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I thought I read somewhere recently of the queen taking several mating flights. Is there published material re this?
 

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Books and magazine articles. Suggest a web search. Is there something specific you were interested in concerning mating habits of queen honeybees?
 

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I'm sure there is much. Here is the first one I know of:

" Thus, we allowed the queen to leave the hive. She departed, indeed, but made four and twenty fruitless attempts before returning with the evidence of fecundation. Finally, on the thirty-first of October, she was more fortunate: She departed and returned with the most undoubted proof of the success of her amours"--New Observations on the Natural History Of Bees Volume I, Letter III, by François Huber
 

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You may find this study useful:

Causes of repeated mating flights by queen honeybees
Journal of Apiculture Research (1964)
http://jerzy_woyke.users.sggw.pl/causesmat1964.pdf

"Observations were made on 2434 flights of 628 queens. Of 303 once-inseminated queens left alive for further observations, 63% flew again and 38% mated on a second flight; 8% of the queens flew yet again, and 6% were inseminated a third time."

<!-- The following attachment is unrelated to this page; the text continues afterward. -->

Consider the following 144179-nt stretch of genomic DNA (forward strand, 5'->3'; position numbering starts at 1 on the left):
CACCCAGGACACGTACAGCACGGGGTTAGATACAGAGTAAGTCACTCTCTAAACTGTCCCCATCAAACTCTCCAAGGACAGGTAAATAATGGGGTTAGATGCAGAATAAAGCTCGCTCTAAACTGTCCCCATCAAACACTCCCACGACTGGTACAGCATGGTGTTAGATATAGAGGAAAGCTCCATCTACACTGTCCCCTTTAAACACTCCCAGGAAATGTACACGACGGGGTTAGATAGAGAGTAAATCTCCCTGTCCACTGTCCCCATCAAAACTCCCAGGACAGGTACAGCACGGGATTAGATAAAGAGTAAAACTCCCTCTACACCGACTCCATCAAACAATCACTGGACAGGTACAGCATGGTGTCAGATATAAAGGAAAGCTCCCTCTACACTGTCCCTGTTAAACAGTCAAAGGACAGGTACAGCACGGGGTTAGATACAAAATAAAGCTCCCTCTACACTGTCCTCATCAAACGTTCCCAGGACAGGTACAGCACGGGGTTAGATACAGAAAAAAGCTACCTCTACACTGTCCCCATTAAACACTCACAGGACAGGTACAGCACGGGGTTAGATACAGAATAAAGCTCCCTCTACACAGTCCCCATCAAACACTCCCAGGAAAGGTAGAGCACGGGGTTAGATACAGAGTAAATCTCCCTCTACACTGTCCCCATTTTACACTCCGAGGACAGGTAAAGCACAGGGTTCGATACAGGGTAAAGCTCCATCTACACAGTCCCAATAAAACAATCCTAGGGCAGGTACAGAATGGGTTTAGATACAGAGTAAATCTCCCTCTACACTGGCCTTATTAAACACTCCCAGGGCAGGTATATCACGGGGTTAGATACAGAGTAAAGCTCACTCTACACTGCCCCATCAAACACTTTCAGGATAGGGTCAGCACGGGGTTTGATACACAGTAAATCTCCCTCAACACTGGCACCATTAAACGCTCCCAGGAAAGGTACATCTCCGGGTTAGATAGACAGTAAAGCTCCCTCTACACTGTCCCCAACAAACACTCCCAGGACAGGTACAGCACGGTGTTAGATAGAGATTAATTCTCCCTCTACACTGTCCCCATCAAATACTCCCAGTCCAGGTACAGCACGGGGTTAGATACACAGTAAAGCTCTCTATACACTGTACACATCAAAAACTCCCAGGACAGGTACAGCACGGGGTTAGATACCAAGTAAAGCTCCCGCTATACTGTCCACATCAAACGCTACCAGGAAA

The scientists even counted the average number of sperms received in each flight, concluding that "the amount of sperm from the first mating flight influences the likelihood of a second flight and successive matings."
 

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Discussion Starter #6
You may find this study useful:

Causes of repeated mating flights by queen honeybees
Journal of Apiculture Research (1964)
http://jerzy_woyke.users.sggw.pl/causesmat1964.pdf

"Observations were made on 2434 flights of 628 queens. Of 303 once-inseminated queens left alive for further observations, 63% flew again and 38% mated on a second flight; 8% of the queens flew yet again, and 6% were inseminated a third time."

The scientists even counted the average number of sperms received in each flight, concluding that "the amount of sperm from the first mating flight influences the likelihood of a second flight and successive matings."
Thanks Jeanette. That was the exact information I was seeking.
 

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Wow thanks for all that fascinating info. I didn't know that a queen might leave as many as 24 times.

The paper linked by Jeanette was interesting, plus very thorough. I see it was pre varroa though, I wonder how that will have changed things with less drones, and less semen per drone.
 
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